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2018 FIFA World Cup draw: The best and worst case scenarios for the Socceroos

Mile Jedinak of Australia celebrates with team mates after scoring. (Photo by Matt King/Getty Images)
Roar Guru
30th November, 2017
1284 Reads

The 2018 World Cup draw is approaching, with proceedings set to begin in the early hours of Saturday morning. In preparation for the event, here’s a quick rundown on how the draw works and what some of the best and worst case scenarios for the Socceroos will be.

The 32 teams have been divided into four pots of eight teams each. The pots are also sorted by world ranking, and the draw will take place with the caveat that no continent except for Europe can have two teams in the same group.

Australia is in Pot 4, meaning that they cannot play against opponents from that group.

The 2014 World Cup saw the Socceroos get the short end of the stick when they were pitted against Spain, the Netherlands and Chile.

Let’s go through the pots one by one and pick out teams that fans want to see, as well as the ones we’re praying to avoid.

Pot 1
This one is full of the strongest teams in the world… except for Russia. Due to their status as hosts, they are automatically placed into the first pot, but actually have the lowest ranking out of all the teams in the tournament. Everyone, not just the Socceroos, will want to play them.

In an ideal world, Australia will want to avoid just about every other team from the first group. But if I had to pick the most dangerous threats, those would be defending champions Germany, along with Neymar and his Brazilian squad. Both teams boast incredible amounts of talent and are in excellent form.

Australia has a very poor track record against Brazil, with eight meetings resulting in one win, six losses and one draw.

Brazil star Neymar against Croatia at the 2014 FIFA World Cup (Wiki Commons)

(Wiki Commons)


Pot 2
This is another tricky group with a lot of quality teams. The easiest target might be Switzerland, who struggled in qualification against Northern Ireland. They should offer the best chance for Australia to snatch a win.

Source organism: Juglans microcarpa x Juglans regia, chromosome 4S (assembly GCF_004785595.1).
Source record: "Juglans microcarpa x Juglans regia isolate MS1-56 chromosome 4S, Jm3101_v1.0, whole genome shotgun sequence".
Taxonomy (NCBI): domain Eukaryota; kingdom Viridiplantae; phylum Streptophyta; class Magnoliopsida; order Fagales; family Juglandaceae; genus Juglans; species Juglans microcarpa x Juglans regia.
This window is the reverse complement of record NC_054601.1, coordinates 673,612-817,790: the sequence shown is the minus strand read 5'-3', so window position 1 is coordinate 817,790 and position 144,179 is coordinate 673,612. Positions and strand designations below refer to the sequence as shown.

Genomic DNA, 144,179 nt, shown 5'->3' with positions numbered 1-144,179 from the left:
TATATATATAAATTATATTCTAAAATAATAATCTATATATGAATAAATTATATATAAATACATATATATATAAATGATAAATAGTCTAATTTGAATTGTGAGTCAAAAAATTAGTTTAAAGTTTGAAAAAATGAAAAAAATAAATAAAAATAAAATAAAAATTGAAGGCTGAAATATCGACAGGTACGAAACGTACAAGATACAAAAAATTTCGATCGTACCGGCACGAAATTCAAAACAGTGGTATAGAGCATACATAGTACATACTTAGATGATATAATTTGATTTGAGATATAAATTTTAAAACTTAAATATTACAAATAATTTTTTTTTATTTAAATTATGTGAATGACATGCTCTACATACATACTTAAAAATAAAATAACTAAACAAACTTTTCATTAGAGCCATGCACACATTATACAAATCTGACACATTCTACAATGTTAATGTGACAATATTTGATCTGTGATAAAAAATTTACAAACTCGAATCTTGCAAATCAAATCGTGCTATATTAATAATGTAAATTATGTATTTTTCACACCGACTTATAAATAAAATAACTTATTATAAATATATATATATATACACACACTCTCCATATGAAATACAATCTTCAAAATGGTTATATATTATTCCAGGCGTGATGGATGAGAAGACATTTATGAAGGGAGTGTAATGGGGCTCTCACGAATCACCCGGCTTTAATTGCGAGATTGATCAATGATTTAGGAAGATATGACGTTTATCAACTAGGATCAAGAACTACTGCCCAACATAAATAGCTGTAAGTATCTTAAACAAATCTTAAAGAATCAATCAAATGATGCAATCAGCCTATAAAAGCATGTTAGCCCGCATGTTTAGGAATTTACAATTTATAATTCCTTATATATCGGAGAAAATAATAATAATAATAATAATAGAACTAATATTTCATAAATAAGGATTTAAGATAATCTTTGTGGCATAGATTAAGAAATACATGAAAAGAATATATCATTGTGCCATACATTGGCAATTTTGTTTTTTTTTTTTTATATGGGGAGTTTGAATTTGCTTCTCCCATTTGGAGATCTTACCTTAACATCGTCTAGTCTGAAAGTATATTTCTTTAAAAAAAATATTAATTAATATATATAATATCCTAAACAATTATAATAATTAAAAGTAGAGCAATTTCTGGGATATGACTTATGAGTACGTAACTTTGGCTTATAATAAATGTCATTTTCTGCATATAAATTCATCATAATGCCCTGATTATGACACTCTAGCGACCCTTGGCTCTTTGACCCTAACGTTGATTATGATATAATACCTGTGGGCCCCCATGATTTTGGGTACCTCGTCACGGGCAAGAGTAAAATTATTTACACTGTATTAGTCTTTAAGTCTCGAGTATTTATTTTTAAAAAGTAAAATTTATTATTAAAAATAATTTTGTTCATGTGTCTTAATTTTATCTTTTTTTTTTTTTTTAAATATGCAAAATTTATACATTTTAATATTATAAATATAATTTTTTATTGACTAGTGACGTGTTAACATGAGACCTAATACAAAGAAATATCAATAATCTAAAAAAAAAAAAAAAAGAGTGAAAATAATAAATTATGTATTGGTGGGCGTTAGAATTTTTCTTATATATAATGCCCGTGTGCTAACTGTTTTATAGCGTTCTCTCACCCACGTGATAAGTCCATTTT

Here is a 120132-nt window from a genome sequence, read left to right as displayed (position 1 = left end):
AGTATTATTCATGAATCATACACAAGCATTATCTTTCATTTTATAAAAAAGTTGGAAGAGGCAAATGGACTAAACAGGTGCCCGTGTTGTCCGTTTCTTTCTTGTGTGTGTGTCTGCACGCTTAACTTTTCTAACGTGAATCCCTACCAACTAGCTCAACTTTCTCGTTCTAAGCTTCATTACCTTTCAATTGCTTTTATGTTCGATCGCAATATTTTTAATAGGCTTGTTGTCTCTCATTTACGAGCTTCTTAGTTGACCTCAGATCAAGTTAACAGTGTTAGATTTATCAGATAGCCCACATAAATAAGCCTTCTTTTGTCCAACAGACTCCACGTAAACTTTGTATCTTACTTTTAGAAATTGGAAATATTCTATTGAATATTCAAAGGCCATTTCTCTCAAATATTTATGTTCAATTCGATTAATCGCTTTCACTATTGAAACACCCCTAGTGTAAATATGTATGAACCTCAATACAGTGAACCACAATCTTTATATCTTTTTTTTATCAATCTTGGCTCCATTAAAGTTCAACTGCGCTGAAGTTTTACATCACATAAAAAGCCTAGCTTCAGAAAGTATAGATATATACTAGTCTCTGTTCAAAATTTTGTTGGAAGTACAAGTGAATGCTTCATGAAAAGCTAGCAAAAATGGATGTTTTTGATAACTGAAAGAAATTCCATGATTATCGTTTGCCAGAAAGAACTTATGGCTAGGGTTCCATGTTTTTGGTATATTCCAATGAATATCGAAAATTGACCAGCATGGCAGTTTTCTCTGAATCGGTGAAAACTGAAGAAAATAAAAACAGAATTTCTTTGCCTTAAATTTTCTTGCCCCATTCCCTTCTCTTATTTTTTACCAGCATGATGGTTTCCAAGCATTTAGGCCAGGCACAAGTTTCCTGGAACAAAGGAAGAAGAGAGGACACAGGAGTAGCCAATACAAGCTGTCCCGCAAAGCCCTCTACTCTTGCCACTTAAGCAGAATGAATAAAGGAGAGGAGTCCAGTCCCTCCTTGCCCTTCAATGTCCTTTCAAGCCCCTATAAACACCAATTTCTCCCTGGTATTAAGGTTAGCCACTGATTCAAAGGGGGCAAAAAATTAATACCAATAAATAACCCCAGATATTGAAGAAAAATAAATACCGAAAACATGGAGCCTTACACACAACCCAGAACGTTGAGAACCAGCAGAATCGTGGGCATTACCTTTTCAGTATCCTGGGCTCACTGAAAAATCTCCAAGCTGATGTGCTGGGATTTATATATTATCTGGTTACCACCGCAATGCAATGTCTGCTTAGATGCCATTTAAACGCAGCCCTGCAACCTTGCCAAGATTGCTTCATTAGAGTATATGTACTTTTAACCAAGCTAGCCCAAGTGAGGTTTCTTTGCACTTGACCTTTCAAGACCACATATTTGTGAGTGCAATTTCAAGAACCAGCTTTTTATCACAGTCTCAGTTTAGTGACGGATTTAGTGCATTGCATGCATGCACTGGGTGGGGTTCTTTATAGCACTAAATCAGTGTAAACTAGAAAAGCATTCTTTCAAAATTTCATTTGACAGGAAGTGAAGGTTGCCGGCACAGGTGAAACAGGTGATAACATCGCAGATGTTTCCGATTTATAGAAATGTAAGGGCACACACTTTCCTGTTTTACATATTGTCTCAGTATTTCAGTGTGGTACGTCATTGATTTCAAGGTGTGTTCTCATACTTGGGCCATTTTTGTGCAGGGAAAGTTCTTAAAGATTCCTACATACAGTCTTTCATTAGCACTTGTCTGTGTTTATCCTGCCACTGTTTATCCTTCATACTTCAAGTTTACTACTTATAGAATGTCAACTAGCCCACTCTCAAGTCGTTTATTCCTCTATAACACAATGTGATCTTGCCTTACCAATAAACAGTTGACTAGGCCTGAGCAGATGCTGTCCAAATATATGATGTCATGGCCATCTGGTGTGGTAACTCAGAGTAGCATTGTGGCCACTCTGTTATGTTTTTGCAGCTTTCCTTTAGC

As for teams to avoid, this one is pretty obvious: the 2010 champions Spain. They are only in Pot 2 due to Russia’s automatic placement in Pot 1. The Spaniards have so many quality players on their squad that it’s surprising to see them only ranked eighth in the world.

Croatia, led by Real Madrid’s Luka Modric, is another quality team that will leave Socceroos fans feeling uneasy if they are drawn in the same group.

Pot 3
For starters, Iran cannot be placed into Australia’s group as they are from the same confederation.

Tunisia stands out here as a weaker team. Rennes midfielder Wahbi Khazri is a relatively well-known name, but the side’s collection of talent pales in comparison to some of the other nations in the group.

Egypt, Senegal and Denmark are squads that look very dangerous. All three have well-known stars like Mohamed Salah, Sadio Mane and Christian Eriksen that play in some of the world’s top leagues, but Denmark appears to be the strongest among all the teams.

Pot 4
This is Australia’s group, so they won’t face off against other teams from here.

So, the bad news first. What would be some of the worst draws for the Socceroos? Something like Germany, Spain and Egypt would be a death sentence. Likewise, a group consisting of Brazil, Spain and Denmark would offer little to no hope of advancing.


Really, Australia will just be hoping to miss out on Spain.

On the other hand, I’d like to wake up on Saturday and see something like Russia, Switzerland (or Peru) and Tunisia.

A recent draw rehearsal saw Australia get placed into a group with Russia, Switzerland and Egypt, which would have been close to a dream scenario. Now it remains to be seen if that luck continues, or if it was all used up during the mock draw.